Squid Game: The Hottest K-Horror Out On Netflix

Looking for a new show to watch? This bloody, psychological thriller is made to mess with your emotions.


456 players ready to play for their life.

Saige Sinclair, Writer

Although Halloween passed, it’s never the wrong time to continue to binge-watch chilling shows. “Squid Game,” (directed by Hwang Dong-hyuk) is about 456 impoverished players who are facing serious debt. They’re invited to play a series of Korean children’s games for 45.6 billion won (38 million USD). Sounds nice right? Here’s the thing- you lose, you’re eliminated. You’re eliminated? You die.

Netflix released “Squid Game” on September 17th, 2021. The show took over ten years to create, but the time and dedication to this project were absolutely worth it. Over 111 million people have watched the hit show by October. It’s named the biggest Netflix show ever for a reason, which is why I advise anyone who hasn’t watched it to tune in ASAP. Before you continue- there are some slight spoilers in this review. To get the best experience from “Squid Game,” I advise saving this article for after you finish the series.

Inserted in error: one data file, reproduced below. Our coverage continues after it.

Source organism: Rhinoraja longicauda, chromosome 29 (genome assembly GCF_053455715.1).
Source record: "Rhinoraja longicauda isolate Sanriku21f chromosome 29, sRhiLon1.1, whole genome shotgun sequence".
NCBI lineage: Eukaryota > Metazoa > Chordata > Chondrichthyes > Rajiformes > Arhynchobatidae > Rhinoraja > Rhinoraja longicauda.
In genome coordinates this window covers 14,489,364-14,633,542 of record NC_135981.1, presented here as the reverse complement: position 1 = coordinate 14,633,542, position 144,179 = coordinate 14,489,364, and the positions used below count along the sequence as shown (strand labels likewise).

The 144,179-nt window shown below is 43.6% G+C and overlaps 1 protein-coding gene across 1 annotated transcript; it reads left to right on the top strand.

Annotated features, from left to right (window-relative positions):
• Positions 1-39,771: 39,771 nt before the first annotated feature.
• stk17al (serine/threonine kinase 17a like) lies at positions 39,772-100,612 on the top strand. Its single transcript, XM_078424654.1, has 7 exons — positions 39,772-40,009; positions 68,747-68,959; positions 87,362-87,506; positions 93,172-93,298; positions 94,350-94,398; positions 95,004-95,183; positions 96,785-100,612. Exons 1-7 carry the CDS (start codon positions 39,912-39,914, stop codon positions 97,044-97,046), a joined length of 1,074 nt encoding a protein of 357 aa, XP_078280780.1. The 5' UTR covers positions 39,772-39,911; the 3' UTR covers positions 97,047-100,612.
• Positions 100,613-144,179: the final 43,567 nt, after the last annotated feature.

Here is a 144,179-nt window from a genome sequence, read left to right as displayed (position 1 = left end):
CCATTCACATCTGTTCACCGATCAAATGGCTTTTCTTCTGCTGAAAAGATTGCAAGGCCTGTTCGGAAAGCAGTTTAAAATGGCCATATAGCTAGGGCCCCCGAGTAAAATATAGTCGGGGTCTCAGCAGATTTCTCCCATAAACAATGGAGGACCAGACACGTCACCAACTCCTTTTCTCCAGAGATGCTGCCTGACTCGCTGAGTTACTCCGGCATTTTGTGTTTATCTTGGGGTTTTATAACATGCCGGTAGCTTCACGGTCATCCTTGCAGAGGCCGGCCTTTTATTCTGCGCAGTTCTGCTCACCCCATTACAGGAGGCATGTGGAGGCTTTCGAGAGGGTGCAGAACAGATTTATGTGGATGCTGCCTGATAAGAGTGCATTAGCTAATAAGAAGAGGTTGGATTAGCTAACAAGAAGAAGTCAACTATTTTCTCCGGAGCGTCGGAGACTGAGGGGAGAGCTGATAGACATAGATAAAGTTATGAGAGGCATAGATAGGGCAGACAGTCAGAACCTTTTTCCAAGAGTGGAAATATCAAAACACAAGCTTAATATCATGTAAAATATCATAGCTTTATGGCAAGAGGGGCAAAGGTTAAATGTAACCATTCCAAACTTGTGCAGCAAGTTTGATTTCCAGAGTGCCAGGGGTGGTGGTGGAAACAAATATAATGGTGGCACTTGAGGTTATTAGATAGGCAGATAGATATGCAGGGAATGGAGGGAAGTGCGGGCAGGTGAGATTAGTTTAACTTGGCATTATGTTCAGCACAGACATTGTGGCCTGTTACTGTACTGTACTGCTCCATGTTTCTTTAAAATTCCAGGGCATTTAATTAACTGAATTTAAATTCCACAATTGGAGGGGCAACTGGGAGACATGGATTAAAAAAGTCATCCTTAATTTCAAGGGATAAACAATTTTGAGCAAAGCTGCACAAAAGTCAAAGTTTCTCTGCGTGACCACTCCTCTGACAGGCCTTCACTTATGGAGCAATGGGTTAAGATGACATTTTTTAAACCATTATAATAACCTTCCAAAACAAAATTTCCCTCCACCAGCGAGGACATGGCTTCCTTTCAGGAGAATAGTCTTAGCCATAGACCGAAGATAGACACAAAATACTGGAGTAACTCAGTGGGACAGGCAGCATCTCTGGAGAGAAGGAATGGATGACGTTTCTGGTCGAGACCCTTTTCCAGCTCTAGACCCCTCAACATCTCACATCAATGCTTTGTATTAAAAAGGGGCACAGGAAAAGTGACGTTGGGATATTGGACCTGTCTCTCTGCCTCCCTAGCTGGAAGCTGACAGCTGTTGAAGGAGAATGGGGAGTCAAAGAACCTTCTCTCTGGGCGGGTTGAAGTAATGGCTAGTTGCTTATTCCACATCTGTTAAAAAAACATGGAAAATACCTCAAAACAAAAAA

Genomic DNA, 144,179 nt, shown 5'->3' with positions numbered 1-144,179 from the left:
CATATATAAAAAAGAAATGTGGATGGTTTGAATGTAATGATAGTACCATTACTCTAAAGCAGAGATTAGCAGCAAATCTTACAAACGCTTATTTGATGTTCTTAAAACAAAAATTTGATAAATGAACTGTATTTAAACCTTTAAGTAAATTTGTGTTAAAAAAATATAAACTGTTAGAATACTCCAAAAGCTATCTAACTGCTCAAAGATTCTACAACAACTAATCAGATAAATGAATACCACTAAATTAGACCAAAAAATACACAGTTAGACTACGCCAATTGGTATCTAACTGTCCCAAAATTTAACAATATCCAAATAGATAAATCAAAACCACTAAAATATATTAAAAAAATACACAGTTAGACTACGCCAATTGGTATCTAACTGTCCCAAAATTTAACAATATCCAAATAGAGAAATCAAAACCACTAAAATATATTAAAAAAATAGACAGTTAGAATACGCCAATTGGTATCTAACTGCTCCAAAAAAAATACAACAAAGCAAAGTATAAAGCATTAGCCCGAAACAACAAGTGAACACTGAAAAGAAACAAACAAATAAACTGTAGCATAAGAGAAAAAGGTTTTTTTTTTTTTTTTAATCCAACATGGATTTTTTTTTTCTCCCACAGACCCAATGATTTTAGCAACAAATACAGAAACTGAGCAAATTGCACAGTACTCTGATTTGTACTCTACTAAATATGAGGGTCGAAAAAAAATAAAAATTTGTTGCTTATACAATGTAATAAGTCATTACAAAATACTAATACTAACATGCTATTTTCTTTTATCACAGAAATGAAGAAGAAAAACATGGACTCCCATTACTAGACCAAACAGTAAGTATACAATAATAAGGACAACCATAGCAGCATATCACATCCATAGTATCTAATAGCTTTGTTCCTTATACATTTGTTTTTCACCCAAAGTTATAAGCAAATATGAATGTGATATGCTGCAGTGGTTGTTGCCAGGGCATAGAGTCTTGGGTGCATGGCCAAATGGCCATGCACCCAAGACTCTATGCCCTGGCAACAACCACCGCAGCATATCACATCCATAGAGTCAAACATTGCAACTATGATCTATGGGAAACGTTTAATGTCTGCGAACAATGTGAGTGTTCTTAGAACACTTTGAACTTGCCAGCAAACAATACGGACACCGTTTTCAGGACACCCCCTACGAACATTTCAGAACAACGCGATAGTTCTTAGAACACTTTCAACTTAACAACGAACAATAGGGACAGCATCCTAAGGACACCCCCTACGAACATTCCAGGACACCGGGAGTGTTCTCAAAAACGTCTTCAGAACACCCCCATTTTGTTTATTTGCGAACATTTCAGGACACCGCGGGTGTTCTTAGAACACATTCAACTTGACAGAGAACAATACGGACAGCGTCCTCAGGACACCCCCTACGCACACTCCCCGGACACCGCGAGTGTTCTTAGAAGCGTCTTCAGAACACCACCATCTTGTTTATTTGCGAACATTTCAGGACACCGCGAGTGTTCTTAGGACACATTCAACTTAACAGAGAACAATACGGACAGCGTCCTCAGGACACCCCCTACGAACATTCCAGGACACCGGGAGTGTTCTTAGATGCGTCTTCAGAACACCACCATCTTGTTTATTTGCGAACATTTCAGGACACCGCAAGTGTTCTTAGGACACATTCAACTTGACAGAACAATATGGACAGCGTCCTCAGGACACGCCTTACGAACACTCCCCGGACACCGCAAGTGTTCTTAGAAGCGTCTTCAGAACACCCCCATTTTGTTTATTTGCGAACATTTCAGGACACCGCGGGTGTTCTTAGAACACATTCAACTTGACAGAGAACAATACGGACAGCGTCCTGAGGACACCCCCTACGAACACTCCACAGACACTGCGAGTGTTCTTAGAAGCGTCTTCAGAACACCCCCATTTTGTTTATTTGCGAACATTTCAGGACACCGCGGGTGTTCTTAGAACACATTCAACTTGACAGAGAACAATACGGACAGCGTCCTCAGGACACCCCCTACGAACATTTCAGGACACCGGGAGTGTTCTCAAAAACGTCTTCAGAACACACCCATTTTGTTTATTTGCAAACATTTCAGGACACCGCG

Viewers made a popular theory about ddajki: Picking blue meant you would enter the game as a player. If Red, you would enter as a staff member. This isn’t confirmed yet by Hwang Dong-Hyuk, the director.

Episode one makes a lot more sense if you look at the big picture. It’s boring to get through, but it’ll be worth paying attention to details you might miss. We’re introduced to the protagonist, Seong Gi-hun (played by Lee Jung-jae). He’s a divorced dad and a severe gambler, but optimistic and warm-hearted. On his daughter’s tenth birthday, he finds out she is leaving for the USin a year. Gi-hun is hit hard, with another obstacle from being 160 million won ($134K USD) in debt due to opening-a-business gone wrong. A strange man in a suit plays a game called ddajki with him. If Gi-hun wins, he gets rewarded 100,000 won. If the man wins, Gi-hun either gives him the same amount in cash… or gets slapped across the face in return.

This basically tests Gi-hun’s eligibility as a possible contestant for the grand competition. This “test” ends, and the solicitor gives him a card as an invitation to participate in the games. This was a good move on the writer’s part. It foreshadows the whole show and the lesson behind it. Gi-hun signed away his rights when he agreed to let a random man hurt him for the sake of money.

Are you in or out? The staff watch as players makes an important decision that ties in with their fate.

After winning some money, Gi-hun finally decides to play the actual game. Unknown men show up in pink jumpsuits and black masks with shapes on them; according to the art director, they are supposed to resemble ant heads. The workers vaguely explain everything to the players. Each game is an old children’s game. I’m guessing that it was supposed to take the characters out of the hard, stressful world of a poverty-stricken adult and bring them back into the innocent, easy-going life of a playful child.